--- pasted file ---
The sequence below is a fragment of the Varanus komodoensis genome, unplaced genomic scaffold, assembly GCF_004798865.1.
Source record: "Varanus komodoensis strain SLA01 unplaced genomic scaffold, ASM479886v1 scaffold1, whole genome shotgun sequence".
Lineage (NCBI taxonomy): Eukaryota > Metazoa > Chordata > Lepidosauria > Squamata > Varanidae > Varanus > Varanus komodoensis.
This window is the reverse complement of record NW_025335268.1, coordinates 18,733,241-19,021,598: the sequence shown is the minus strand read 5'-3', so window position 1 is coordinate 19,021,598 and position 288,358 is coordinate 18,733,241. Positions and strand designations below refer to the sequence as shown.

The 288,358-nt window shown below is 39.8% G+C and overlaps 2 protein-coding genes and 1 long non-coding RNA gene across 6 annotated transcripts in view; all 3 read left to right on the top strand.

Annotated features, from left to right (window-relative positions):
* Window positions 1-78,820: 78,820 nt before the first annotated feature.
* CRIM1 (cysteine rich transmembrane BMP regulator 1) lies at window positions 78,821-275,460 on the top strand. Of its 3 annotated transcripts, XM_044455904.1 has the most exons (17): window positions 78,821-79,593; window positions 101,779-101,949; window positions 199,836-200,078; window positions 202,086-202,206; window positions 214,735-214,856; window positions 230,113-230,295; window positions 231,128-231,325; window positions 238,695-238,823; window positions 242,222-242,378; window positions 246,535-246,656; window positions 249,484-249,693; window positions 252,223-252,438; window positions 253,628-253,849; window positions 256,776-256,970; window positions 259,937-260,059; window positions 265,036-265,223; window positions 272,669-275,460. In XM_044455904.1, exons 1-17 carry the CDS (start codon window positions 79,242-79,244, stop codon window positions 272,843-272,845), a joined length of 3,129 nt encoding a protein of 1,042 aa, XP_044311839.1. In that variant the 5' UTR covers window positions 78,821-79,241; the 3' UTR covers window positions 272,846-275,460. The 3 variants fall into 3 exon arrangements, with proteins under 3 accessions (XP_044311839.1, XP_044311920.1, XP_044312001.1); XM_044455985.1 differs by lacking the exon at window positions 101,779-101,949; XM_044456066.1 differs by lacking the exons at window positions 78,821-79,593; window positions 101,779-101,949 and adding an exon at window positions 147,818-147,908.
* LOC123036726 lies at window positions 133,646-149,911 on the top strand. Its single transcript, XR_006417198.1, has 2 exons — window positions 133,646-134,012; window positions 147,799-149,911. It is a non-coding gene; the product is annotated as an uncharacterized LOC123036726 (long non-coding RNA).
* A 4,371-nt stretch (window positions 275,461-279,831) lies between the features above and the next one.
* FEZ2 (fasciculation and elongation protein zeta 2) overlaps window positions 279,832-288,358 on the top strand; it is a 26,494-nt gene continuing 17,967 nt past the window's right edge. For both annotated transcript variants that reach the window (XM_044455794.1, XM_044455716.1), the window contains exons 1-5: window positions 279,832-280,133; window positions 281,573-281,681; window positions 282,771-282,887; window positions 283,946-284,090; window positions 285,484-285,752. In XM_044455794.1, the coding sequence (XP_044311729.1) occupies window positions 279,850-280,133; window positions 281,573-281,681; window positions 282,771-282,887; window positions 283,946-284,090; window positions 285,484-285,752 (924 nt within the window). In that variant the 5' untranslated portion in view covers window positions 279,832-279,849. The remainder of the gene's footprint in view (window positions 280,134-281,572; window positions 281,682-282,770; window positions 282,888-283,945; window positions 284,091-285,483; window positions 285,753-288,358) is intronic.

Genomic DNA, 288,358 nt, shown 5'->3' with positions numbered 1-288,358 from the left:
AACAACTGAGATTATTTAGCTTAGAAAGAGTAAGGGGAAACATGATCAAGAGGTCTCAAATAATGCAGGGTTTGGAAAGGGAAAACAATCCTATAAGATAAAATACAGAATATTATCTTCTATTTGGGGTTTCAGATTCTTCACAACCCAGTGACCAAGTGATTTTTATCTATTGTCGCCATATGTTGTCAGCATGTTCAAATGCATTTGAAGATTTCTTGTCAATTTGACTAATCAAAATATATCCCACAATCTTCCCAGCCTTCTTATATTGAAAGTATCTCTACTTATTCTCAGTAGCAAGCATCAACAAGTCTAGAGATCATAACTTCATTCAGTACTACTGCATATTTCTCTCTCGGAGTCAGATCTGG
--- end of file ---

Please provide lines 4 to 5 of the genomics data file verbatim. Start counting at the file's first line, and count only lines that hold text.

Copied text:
This window is the reverse complement of record NW_025335268.1, coordinates 18,733,241-19,021,598: the sequence shown is the minus strand read 5'-3', so window position 1 is coordinate 19,021,598 and position 288,358 is coordinate 18,733,241. Positions and strand designations below refer to the sequence as shown.

The 288,358-nt window shown below is 39.8% G+C and overlaps 2 protein-coding genes and 1 long non-coding RNA gene across 6 annotated transcripts in view; all 3 read left to right on the top strand.